Putin and Medvedev Go to Hollywood
[amazon B003OIQYKK full]THE RECENT Putin-Medvedev spat over Libya exposed deep rifts at the highest levels of Russia's political leadership and among the ruling elite. Yet, power struggles in Russia never disappear, they only become less visible—what Winston Churchill once called “bulldog fights under the rug.” These political struggles often play out in other arenas: journalism, literature, cinema and television.
Discerning the messages and political affiliations of their creators and political clients while watching Russian movies and TV programs is a worthy and fun substitute for Soviet-era Kremlinology. Unfortunately, U.S. policy makers and experts often are too busy keeping up with newsworthy events, and so fail to track Russia’s less in-your-face revelations. That’s unfortunate. Filmmakers from Leni Riefenstahl to Sergey Eisenstein (director of the 1925 classic film, Battleship Potemkin) have clearly played tremendous roles in reflecting—and even predicting—how the regimes they served would evolve.
SINCE 2004, most political struggles in Russia no longer occur in the Duma, which is firmly in the hands of Prime Minister Vladimir Putin’s United Russia majority. Instead, proxy wars race around TV screens and movie theaters.
A veritable ode to “stability”—an important message of Putin’s—was presented in a very well-done series Brezhnev. It made the bushy-eye-browed secretary-general human, highlighting his love of boar hunting, picnicking with friends, collecting jokes about himself, and, yes, frolicking with his nurse, played by Maria Shukshina. Suddenly, the bipolar Cold War world order, and the stagnation (zastoy) which, after his death, gave way to perestroika and the collapse of the Soviet Union, did not look so bad. The message: We may have another zastoy under Putin, but at least it provides stability and improving living standards.
And then there is the cult of security and spy services. As KGB graduates heavily populate Russia’s upper echelons, both in business and politics, it is easy to guess which client base shows like KGB in Tuxedo and Spetsgruppa (Three from the FSB) these TV series and movies serve. Both are image-boosting efforts lapped up by Russians just like their American counterparts enjoying La Femme Nikita, 24 and my personal favorite, Sleeper Cell.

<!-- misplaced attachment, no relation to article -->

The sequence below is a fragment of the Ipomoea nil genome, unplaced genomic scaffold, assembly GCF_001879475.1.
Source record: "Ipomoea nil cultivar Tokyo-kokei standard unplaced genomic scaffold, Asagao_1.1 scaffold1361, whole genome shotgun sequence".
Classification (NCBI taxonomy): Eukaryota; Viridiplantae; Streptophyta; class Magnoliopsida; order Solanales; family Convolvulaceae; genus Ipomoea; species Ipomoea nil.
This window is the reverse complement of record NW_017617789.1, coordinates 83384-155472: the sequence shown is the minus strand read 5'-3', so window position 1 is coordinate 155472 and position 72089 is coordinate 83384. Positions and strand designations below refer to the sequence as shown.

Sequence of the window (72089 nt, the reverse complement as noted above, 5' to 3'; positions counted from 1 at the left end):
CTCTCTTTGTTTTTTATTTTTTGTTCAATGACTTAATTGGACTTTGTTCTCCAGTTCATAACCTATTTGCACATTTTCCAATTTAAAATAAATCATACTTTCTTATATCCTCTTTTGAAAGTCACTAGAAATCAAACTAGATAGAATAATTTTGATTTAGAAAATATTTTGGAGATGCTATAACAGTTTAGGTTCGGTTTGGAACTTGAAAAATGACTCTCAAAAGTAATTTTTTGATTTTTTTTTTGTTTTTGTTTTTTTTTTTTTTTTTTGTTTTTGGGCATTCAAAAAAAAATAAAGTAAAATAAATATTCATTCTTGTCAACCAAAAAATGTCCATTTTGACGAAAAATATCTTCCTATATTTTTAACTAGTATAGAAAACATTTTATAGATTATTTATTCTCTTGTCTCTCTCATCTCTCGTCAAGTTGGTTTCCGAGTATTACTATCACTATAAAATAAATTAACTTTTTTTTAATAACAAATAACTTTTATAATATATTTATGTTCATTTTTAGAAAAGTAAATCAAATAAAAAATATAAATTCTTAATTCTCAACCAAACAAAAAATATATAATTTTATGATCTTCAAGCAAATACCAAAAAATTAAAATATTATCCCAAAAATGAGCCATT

But we mustn't forget the formative experience of the twentieth century: World War II, or as it is known in Russia, The Great Patriotic War. World War II is a more complicated issue. Truly a heroic event (the Soviet Union lost up to 25 million people), the war triggered countless acts of selflessness and self-sacrifice in a country devastated by Communist atrocities, agricultural collectivization and Stalinist purges. It united the population and forced a partial and tentative rehabilitation of the Orthodox Church as a means to call the Russian people to arms.
However, the war as it is used in Russian TV and cinema conveys messages of the hostile encirclement of Russia. It emphasizes threats from the West (not the east or the south) and at times applauds the alleged unity between the peoples of the Soviet Union and the Communist party. The war is also used to reinforce messages of faith, self-sacrifice, and inspired leadership. The implication: No one other than Vladimir Putin is capable of leading Russia in the current hard times of international turbulence. And no one articulates that message louder and clearer than the grand old man of the Russian cinema, Nikita Mikhalkov.
MIKHALKOV CASTS a giant shadow in Russian cinema. He was born in 1945, to a couple who were famous writers of children's poetry, Sergey Mikhalkov and Natalia Konchalovskaya. It certainly helped his career that his father wrote lyrics to three Soviet/Russian national anthems, from Stalin to Putin, penned movie scripts, and was always close to power.
Nevertheless, Nikita Mikhalkov’s talent is there for all to see in such films as Burnt by the Sun and Twelve. He has led the Russian cinema guild since 2007 and chaired the Moscow film festival. His movies and acting repeatedly won top prizes in Nice, Cannes, and other cinematic venues. And he is also a successful producer. His ThreeTees movie studio received ample funding for the sequel, Burnt by the Sun 2 and a TV series based on the film. The VTB state-owned bank provided $14.5 million; Vneshekonom, also a state-owned bank, kicked in $5.5 million; Gazprombank, $6.15 million; and the Ministry of Culture and the State Cinema Fund, another $3.35 million. The state TV channel VGTRK will have parted with close to $10 million for the TV-series rights. Altogether, the studio attracted close to $40 million in state funding.
Mikhalkov’s friendship with, and admiration of, Vladimir Putin, is there for all to see as well. He produced a Putin birthday show for national TV in 2007, and signed a petition for him to stay on for a third term—something the Russian Constitution prohibits.